Recreational marijuana in Chicago is coming soon, but aldermen want more minority participation

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Gov. J.B. Pritzker appears at Cabrini Green Legal Aid in Chicago's Loop on Dec. 4 after signing a measure that clarifies some of the provisions in the landmark law legislators passed in the spring.
Gov. J.B. Pritzker appears at Cabrini Green Legal Aid in Chicago’s Loop on Dec. 4 after signing a measure that clarifies some of the provisions in the landmark law legislators passed in the spring. (Jose M. Osorio / Chicago Tribune)

Recreational marijuana in Chicago use is weeks away from getting opened. Black aldermen on Wednesday again complained white dispensary operators will get too big a head start on the lucrative business. Also, he argued broad legalization should be stalled until midyear.

The City Council hearing on Black Caucus Chairman Ald. Jason Ervin’s ordinance to push back the start date on recreational marijuana in chicago sales until July 1, 2020, did not include a vote on his proposal. That clears the way for the state law to take effect on Jan. 1.

Opponents of the upcoming rollout which allows 11 existing Chicago medical marijuana dispensaries that are run by overwhelmingly white ownership groups to open their doors immediately to recreational users in January. While other applicants spend months getting city permits did get another opportunity Wednesday to vent about the inequity they say is built in to the plan.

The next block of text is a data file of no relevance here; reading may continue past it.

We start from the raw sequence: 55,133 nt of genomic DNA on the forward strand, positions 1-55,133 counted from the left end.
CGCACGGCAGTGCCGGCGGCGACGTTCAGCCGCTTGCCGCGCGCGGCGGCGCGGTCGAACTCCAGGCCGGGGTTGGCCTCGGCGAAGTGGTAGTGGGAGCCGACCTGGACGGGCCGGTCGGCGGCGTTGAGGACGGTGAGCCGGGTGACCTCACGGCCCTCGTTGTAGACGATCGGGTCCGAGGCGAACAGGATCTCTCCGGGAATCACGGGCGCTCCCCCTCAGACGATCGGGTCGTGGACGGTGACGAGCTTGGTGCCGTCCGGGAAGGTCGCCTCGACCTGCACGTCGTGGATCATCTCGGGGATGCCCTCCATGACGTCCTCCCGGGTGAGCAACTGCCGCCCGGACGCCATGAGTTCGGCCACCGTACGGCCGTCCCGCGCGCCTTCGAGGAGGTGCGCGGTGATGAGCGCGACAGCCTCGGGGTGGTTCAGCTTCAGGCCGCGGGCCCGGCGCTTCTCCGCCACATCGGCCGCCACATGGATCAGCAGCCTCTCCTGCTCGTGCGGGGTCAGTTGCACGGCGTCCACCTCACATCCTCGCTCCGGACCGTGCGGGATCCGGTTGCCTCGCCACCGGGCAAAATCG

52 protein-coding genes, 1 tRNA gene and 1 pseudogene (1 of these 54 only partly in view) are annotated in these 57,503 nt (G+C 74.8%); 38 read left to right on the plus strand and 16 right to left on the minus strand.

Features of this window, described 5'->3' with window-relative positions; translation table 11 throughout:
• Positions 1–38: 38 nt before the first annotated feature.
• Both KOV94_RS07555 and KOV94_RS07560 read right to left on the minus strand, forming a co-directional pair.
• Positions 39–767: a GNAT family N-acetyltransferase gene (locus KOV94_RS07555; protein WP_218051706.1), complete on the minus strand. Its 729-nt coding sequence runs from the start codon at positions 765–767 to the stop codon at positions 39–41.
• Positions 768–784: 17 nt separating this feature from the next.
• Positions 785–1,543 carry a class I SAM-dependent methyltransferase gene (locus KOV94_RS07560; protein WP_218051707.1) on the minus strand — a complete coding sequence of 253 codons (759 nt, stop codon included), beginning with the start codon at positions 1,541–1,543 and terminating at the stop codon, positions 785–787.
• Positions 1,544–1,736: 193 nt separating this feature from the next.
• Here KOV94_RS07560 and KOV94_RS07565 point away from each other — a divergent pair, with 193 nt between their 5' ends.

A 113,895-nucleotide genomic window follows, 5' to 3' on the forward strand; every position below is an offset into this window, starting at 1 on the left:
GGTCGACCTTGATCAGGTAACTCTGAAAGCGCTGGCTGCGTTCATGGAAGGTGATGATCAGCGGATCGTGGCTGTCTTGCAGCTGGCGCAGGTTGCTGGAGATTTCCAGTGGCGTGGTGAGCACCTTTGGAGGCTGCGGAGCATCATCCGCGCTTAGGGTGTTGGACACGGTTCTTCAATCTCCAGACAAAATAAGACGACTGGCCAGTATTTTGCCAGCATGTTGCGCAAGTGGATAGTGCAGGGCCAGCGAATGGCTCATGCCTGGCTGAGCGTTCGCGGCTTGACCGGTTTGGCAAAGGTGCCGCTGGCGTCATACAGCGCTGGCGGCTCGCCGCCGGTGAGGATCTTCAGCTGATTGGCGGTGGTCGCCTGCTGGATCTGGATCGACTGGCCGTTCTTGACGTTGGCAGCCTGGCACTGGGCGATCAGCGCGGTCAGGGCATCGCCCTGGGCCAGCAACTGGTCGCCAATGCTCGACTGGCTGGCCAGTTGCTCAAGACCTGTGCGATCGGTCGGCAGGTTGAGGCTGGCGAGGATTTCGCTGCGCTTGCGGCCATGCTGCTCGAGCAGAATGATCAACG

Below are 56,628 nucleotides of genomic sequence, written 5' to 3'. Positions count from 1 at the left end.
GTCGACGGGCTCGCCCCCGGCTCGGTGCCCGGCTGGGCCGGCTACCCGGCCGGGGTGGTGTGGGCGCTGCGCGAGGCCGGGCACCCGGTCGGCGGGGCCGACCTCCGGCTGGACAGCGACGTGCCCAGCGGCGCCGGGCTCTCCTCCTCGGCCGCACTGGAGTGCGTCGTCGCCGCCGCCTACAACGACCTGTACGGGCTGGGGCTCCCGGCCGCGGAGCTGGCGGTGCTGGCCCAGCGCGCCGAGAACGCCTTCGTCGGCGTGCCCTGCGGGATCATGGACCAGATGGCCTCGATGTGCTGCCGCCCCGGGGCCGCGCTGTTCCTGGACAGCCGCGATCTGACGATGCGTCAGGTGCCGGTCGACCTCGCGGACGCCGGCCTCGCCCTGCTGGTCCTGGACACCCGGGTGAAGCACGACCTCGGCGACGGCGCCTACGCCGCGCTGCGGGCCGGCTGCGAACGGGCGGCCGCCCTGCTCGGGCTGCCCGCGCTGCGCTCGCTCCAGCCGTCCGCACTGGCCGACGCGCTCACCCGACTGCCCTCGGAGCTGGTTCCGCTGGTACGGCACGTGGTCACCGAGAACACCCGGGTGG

“We would never, as a body, allow anything to pass through this with this magnitude of economic impact. And not have (minority) participation,” Ervin said. “Every bond deal that goes through here, we’re hawks on, if there’s African American, Latino participation. Every other type of financial transaction that comes through this body, we have these same questions. However, this same question needs to be asked about cannabis, adult-use cannabis here in the city of Chicago.”

Aldermen also have hammered the social equity components of the state marijuana sales law for allowing businesses that simply employ people who live in areas affected by the war on drugs to receive additional points on their applications for recreational dispensaries. Extra points should only go to groups with minorities among their owners, they say.

“I’m telling them right now, don’t even talk to me unless you have African American partners”. Said Ald. Walter Burnett Jr., 27th, whose ward stretches from the Near North Side to the West Side. “Don’t waste your time coming to see me. Because I don’t even want to talk to them. Because I think you’re just being racist in my face when you talk to me about this stuff. And you don’t allow African Americans to be your partner. It’s ridiculous, man.”

In a compromise last month after black aldermen threatened to stall Mayor Lori Lightfoot’s zoning rules for the dispensaries. The City Council agreed to require dispensaries opening in many types of buildings to seek a zoning change. And also a special use permit, meaning they would need to appear before the council for approval. That could give aldermen considerable say over whether the new businesses get approved.

Ald. Carrie Austin, 34th, who chaired Wednesday’s meeting of the Committee on Contract Equity and Oversight. Also, he’s the council’s longest serving black member, urged her colleagues to make changes to the recreational sales rules after they start in January. Rather than trying to hold up the program.

“Anything that we do here has an amendment clause. Any document is a living document,” Austin said. “No matter what it is we put forth, there’s always a way to say ‘Stop right here.’ But to stop in the beginning, I think it would be unfair to those who would want to have input throughout the whole entire process”.

But Ald. Sophia King, 4th, warned against letting the marijuana sales start without getting the rules aldermen want in place beforehand. “We should not start something and hope to fix it. We’ve gone down that road before, and I don’t think there’s any example you can give where we’ve started off on the wrong foot and ended up on the right.”

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